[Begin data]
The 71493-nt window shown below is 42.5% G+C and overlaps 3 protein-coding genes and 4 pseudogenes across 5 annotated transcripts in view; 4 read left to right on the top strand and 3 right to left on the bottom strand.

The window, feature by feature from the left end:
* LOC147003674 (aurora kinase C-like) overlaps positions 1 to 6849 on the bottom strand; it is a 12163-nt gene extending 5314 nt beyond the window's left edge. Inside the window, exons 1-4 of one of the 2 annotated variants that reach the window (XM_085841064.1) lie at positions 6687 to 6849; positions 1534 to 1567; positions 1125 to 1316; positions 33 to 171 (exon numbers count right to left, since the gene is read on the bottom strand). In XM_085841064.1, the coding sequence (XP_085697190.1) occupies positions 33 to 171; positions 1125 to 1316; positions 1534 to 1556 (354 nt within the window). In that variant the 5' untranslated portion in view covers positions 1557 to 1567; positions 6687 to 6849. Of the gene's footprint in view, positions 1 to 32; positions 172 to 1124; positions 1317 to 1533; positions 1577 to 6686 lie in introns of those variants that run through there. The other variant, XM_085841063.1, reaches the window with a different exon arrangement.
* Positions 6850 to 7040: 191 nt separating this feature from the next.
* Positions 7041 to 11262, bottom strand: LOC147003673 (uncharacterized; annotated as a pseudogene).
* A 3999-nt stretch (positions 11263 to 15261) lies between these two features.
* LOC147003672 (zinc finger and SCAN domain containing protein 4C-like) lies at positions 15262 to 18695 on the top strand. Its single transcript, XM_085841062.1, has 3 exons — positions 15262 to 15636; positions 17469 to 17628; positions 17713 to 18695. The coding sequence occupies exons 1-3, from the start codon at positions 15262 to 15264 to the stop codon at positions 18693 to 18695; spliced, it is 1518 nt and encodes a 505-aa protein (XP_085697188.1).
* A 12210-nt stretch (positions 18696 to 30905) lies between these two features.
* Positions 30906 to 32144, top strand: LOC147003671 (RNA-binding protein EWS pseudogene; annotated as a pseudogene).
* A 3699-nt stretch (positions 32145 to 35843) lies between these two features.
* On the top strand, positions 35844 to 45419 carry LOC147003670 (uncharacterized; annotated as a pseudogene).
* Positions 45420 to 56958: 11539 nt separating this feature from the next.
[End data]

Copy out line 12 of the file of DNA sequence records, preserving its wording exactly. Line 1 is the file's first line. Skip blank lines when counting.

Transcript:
* Positions 45420 to 56958: 11539 nt separating this feature from the next.